- The side effects are so bad that I would not be surprised if some people end up not taking it and drinking anyway!
- I didn’t have one wink of sleep last night due to the nalmefene. I think I’d rather go teetotal than face all this.
- After taking my first Selincro tablet, I thought I was going to die, I felt so ill.
This doesn’t make for comfortable reading, does it? It makes me think that although I have subsequently been told that the side effects have lessened and disappeared, this does seem to be taking much longer to happen than with naltrexone. Side effects on naltrexone seem to be much milder and lesson much quicker, often within the first 4-6 tablets at most.
It is correct, and fair, to say that some people will experience no side effects whatsoever from Selincro, and others will experience worse side effects using naltrexone – everyone is different. Believe me, I do not wish to scare anyone or prevent them from considering Selincro as an option.
Only today, I received an email from a lady who began using Selincro a few days ago. She reported that although she felt a little spaced out, she had no real issues with it. The next day she felt “flushed out” and experienced some lower back ache, but that was all. Based on everything I’ve been hearing, however, she is very much in the minority when it comes to experiences of Selincro.
It is certainly not my intention to create alarm. Everyone should be very glad that Selincro is available because it is a very valuable tool for those suffering from Alcohol Use Disorder.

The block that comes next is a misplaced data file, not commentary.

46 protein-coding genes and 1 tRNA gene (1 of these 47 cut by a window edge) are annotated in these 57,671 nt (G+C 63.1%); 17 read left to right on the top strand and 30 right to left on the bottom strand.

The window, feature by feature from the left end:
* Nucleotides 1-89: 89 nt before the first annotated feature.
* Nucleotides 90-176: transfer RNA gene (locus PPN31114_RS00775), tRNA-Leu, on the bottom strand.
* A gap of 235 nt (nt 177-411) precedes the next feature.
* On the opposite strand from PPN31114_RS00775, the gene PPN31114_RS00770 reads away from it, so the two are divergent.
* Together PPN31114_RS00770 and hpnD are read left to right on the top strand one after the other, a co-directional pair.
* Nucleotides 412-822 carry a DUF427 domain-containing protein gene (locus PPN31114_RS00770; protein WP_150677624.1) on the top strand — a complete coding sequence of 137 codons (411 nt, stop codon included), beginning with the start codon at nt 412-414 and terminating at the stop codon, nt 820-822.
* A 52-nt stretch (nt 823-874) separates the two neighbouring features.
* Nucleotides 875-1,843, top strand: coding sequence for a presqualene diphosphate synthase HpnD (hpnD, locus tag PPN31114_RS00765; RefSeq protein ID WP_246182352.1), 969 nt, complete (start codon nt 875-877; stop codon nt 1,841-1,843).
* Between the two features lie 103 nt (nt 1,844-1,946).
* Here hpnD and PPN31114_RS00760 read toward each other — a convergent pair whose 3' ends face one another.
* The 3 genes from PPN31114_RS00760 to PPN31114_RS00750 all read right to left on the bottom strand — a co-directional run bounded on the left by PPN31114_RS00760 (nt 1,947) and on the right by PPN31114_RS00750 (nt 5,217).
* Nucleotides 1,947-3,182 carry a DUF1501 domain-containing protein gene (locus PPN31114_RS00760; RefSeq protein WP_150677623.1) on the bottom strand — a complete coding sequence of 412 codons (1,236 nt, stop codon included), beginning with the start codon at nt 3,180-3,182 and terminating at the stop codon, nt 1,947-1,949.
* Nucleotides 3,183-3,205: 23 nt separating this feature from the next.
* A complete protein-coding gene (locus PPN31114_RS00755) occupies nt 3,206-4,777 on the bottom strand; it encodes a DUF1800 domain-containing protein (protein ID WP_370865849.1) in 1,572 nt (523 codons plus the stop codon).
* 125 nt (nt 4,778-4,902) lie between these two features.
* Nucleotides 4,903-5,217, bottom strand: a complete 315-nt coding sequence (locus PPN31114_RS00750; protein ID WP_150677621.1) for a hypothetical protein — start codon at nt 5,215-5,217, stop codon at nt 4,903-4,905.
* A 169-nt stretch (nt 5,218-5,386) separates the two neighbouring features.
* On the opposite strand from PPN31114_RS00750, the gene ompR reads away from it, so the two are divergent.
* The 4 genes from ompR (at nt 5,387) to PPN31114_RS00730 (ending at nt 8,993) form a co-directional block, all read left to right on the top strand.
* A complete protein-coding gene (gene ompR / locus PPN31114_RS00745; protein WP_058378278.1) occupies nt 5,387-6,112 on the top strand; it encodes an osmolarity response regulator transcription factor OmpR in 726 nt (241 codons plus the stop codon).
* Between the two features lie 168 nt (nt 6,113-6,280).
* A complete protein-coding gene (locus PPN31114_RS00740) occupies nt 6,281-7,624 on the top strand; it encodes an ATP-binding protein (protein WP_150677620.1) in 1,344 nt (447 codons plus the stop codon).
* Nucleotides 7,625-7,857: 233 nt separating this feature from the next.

My intention is only to support those people through TSM, if they wish me to. If someone is prescribed Selincro, how can I best support them through any side effects and provide them with some gentle support to ensure they get “across the bridge” with any issues they may experience? I don’t want them to stop taking their tablets – and everything I am being told so far indicates that some may well stop simply because the effects could be so strong.
I’ve always been a believer that our own personal experiences using naltrexone are of great benefit to those who ask for help from either myself here at C3 Foundation Europe, or from Claudia at C Three Foundation in America. It made sense to me that in order to fully understand what people are going through, and to be in a position to help them as effectively as possible, I needed to experience Selincro for myself – from the first tablet through to whenever any side effects may dissipate.
I sincerely hope that doing this will enable me to help even more people through the early days of The Sinclair Method.
NOTE: This article, along with the my documented Selincro experience that follows in part two of this article, is my own personal experience. It is NOT intended as medical advice, not should it be taken as such. Please consult your physician, or other suitably qualified medical professional, before beginning any course of medical treatment.
This article is part 1 of a 2-part series.
Both parts should be read in their entirety, and in conjunction with each other.